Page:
The recent news from Google they will be releasing two Nexus branded smartwatches combined with the scheduled release of Android Wear 2.0 makes one think perhaps the manufacturers are not backing away from the platform but rather biding their time to see what moves are made by the major players to cement their interest in producing new models of devices. When this argument is made the pundits often devolve their positions into two main points: wearables are only good for fitness and there is no real reason for smartwatches to be compelling.

I for one wear a smartwatch daily. Yes, there are issues.  Yes, I wish it had better battery life. Yes it’s much larger than a standard watch. But when I look at the purposes it serves for me, I can’t help but wonder if people are really missing the point of the wearable.  Let’s lay down some guidelines to evaluate wearables:

  1. Wearables are not phone replacements.  Due to limited screen size, storage, and battery life a wearable is not a realistic replacement to a smartphone. Some companies have been trying through the addition of LTE technologies to position the wearable as a replacement for the phone, but I’d pose it’s unrealistic with current tech. A few years from now maybe, but even then I don’t see any clear solution to the screen size issue which is a linchpin to the device usability. With that in mind I’ll stipulate that a smartwatch is an accessory and enhancement to a smartphone, not a replacement to said device.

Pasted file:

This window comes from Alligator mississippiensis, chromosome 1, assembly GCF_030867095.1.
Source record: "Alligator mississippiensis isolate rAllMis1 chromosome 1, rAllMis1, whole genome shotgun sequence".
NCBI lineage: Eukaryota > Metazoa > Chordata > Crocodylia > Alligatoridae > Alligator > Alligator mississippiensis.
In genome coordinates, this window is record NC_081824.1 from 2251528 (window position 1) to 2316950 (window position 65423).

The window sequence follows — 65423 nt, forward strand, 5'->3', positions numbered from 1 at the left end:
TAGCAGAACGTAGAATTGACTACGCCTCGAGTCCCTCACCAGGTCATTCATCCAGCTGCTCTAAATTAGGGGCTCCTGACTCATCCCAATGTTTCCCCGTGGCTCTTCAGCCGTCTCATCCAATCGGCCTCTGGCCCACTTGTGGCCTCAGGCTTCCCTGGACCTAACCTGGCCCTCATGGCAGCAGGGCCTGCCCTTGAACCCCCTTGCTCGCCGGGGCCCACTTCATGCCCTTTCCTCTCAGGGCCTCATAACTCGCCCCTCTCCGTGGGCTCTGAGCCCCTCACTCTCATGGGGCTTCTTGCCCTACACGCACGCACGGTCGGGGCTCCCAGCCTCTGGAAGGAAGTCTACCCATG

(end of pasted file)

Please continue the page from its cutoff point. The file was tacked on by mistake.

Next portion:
2. Wearables should be able to do everything your smartphone can do. Again, another false equivalency positioned around the technology. Smartwatches are very good at things such as notifications, reminders, and prompts for action. Their ability to capture and process information is much more questionable. Here’s a practical example. As an American Football fan I follow our local team on Twitter. During games, when I frequently have conflicts preventing me from watching right then, the team tweets out updates and score changes.  Without a smartwatch I’d be pulling my phone out every time an update came in…a rude action when in polite company. However, with my smartwatch, I’m able to glance at my wrist, see the update, and immediately continue what I’m doing or the conversation I’m having. Would I expect my smartwatch to provide all the play by play and in depth analysis I can get from my phone? Not in the least. By leveraging what the smartwatch is best at I can be more efficient in my consumption of the information and remain more engaged in the activities around me.